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I’ve killed my French beans...

JesseDJesseD Posts: 23
So the lovely French climbing beans that I sowed indoors in early April were (I thought) nearly hardened off after five or six days of increasing outside time. Then a few days of high winds and cold came and I kept them indoors. Today, it wasn’t quite as windy so I thought I’d resume hardening off and set them outside for half the day. Admittedly it was very breezy. 

I kept them out most of the day and this evening the leaves were wilted, even black in places. I’ll sow more but now I’m afraid to take anything else outside...could it have been the chilly air, the wind?  What do I do to ensure this doesn’t happen to all my plants? Maybe it’s just too early for them to even be hardened off? I live in the south...   Should I wait another two weeks or maybe just move them out to my little growhouse? I have no idea what I’m doing,’....


  • DovefromaboveDovefromabove Posts: 83,982
    Oh dear 😢 it may well have been the wind bashing the plants about ... they won’t have developed much resilience yet.  
    The good news is that it’s not too late to sow some more ... you could even sow them direct into the soil now 🌱 😊 

    Gardening in Central Norfolk on improved gritty moraine over chalk ... free-draining.

  • JesseDJesseD Posts: 23
    Thank you, I’ll direct sow the next batch. So disappointed after so many weeks of watching them grow... hopefully the next ones will be perfect 😊
  • purplerallimpurplerallim Posts: 4,856
    I'm giving it a week and then planting direct, will keep the soil covered ( which it is already) and hope for warmer days.
    I haven’t planted mine yet, there’s still time.  Once the weather turns milder they will catch-up quickly.
  • Mandy63Mandy63 Posts: 17
    I’ve got french and runner beans in pots that have been hardened off for 2 weeks now, is it too early to plant outside, I live in the south west of England. They are starting to look a little bit pot bound (I think I was a little eager to start them off, it’s the first time I’ve grown veg) 
  • DovefromaboveDovefromabove Posts: 83,982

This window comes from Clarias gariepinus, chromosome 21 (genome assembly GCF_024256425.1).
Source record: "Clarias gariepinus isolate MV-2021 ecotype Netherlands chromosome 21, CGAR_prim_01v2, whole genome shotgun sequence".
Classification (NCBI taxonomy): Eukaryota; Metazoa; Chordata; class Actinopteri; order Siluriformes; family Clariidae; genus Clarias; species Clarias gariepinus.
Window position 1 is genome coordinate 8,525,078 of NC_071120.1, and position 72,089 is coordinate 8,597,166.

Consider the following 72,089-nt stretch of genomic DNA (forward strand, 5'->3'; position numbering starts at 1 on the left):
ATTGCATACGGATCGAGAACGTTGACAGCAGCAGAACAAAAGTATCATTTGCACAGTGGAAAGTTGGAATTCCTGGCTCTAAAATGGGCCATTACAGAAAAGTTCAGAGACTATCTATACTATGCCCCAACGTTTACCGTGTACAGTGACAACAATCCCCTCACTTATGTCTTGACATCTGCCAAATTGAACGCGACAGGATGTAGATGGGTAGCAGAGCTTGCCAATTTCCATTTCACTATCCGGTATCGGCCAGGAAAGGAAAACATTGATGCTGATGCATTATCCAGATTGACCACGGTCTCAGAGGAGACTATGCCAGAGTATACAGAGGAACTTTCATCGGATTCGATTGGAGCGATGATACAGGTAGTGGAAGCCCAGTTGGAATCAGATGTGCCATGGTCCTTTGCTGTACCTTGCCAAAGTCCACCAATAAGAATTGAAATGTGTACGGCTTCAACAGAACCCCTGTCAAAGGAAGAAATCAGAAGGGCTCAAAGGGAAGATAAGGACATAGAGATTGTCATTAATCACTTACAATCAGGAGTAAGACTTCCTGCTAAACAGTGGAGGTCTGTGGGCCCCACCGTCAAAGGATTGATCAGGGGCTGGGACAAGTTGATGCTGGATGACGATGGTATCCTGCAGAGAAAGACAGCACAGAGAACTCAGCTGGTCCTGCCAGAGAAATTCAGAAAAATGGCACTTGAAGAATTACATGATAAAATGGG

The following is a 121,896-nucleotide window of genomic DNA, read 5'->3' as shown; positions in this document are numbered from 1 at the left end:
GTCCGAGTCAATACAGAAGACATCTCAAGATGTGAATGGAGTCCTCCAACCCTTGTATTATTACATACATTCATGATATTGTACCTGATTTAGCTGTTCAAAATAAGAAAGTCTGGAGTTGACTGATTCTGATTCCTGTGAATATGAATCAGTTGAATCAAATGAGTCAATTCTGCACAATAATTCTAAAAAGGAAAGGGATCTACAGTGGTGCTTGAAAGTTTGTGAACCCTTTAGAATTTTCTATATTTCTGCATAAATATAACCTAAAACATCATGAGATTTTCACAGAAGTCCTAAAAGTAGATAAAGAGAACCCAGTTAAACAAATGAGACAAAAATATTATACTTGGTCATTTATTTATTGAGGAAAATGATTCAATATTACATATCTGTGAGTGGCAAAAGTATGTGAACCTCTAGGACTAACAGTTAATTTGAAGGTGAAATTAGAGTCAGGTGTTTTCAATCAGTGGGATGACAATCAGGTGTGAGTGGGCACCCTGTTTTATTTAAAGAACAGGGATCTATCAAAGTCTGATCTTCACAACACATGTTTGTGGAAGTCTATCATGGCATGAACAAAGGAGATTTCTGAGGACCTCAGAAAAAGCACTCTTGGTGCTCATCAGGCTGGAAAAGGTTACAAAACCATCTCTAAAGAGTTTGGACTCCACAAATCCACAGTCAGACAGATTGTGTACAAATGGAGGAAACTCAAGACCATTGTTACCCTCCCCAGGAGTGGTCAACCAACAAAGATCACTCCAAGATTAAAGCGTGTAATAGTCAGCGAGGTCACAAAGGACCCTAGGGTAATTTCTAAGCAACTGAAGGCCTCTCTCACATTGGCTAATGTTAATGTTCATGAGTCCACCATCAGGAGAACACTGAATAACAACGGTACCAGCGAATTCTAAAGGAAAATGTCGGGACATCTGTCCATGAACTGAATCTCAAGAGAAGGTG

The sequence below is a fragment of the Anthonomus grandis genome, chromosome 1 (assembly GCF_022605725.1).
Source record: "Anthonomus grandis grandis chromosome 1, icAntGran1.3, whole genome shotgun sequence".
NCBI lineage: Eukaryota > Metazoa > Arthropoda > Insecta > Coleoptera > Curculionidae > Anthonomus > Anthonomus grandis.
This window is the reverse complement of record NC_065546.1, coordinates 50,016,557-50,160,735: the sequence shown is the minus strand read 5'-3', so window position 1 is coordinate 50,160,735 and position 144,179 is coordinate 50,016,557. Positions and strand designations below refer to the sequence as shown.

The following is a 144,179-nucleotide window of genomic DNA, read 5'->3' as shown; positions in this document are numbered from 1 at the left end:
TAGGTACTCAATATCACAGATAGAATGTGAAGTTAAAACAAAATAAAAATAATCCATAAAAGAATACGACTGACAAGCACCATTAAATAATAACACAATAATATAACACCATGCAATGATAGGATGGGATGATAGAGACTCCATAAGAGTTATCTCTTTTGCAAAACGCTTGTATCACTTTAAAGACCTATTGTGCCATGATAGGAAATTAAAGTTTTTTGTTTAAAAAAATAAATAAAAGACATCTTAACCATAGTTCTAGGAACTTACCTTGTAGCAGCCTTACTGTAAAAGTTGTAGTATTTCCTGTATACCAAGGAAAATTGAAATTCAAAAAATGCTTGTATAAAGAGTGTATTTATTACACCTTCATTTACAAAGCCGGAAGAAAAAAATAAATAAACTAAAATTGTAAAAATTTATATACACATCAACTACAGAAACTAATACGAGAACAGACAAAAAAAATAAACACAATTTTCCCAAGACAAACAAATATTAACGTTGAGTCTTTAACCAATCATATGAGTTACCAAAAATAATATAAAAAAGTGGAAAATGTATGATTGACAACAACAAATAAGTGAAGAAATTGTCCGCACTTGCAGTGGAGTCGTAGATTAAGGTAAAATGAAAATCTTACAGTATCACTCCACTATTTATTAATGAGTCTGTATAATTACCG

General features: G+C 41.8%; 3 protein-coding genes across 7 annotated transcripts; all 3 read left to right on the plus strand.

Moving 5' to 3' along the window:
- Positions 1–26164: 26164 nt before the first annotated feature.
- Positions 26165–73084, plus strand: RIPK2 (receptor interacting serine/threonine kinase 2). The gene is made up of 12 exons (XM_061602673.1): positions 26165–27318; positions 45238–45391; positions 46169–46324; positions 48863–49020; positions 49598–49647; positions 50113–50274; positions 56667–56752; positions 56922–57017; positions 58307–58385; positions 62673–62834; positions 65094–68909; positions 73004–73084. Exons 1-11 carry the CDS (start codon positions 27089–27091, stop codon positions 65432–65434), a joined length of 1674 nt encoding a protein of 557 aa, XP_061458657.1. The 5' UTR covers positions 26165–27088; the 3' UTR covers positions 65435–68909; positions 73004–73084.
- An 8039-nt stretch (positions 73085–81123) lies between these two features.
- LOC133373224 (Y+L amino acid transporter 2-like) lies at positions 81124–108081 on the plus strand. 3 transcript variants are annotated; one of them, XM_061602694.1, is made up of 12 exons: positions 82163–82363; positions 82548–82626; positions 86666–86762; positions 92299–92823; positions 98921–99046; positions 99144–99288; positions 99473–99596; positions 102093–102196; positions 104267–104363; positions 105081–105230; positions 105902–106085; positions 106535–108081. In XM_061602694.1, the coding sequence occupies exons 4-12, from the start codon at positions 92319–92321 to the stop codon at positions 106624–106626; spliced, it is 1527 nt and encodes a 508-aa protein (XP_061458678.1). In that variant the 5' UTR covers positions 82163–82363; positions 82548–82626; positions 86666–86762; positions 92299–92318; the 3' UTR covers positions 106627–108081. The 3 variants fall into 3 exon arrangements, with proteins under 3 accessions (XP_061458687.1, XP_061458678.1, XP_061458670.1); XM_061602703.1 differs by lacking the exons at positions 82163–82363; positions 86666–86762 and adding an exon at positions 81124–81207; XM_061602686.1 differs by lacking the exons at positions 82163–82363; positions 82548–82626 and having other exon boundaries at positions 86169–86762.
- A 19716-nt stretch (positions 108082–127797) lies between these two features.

I’m in East Anglia and my French beans have been out a week, we’re currently covering them at night with a cloche but night time temps are forecast to rise midweek so we’ll stop covering them then. I think your French beans should be ok outside but watch the forecast temps. 

    However in my experience French beans are a bit hardier than runner beans ... I’ve only just sown my runner beans and won’t be planting them out until the end of the month.  If you need to plant yours out I’d keep an eye on the forecast night temperatures and cover them up if the temp is going to be low. 

    Gardening in Central Norfolk on improved gritty moraine over chalk ... free-draining.

  • tui34tui34 Posts: 2,862
    I grew runner beans last year from a packet of seeds a friend brought down from England.  They grew well, lots of growth and flowers but at the top and the bottom of the plants were quite bare. No actual beans.  We had a very very hot summer last year.  Could anyone tell me why as I would like to try again this year.
    A good hoeing is worth two waterings.

  • fidgetbonesfidgetbones Posts: 16,709
    If it is too hot and dry, the flowers on runner beans don't set as well. The white flowered  type have some french bean genes in them so they set better in hot weather.  Any beans need plenty of water. I use soaker hoses once a week for several hours unless it has actually slashed it down.
  • DovefromaboveDovefromabove Posts: 83,982
    edited May 2020
    Hot dry weather tends to lead to poor flower set. Some folk recommend spraying the flowers with water ... I find that keeping the plants really well watered at the roots works for me. That being said last year and this I’m trying one of the newer Runner x French bean hybrids ... they are supposed to be self fertile like French beans but with the flavour of Runners.  We had a reasonable crop last year with a good flavour. 

    Gardening in Central Norfolk on improved gritty moraine over chalk ... free-draining.

  • tui34tui34 Posts: 2,862
    Yes, I thought as much although I had made a trench by the beans to run water through.  They are the red flowering type - I'll try again this year as I'm a sucker for punishment and dig that ol' trench deeper!!  Thank you for your comments.   ;)
    A good hoeing is worth two waterings.

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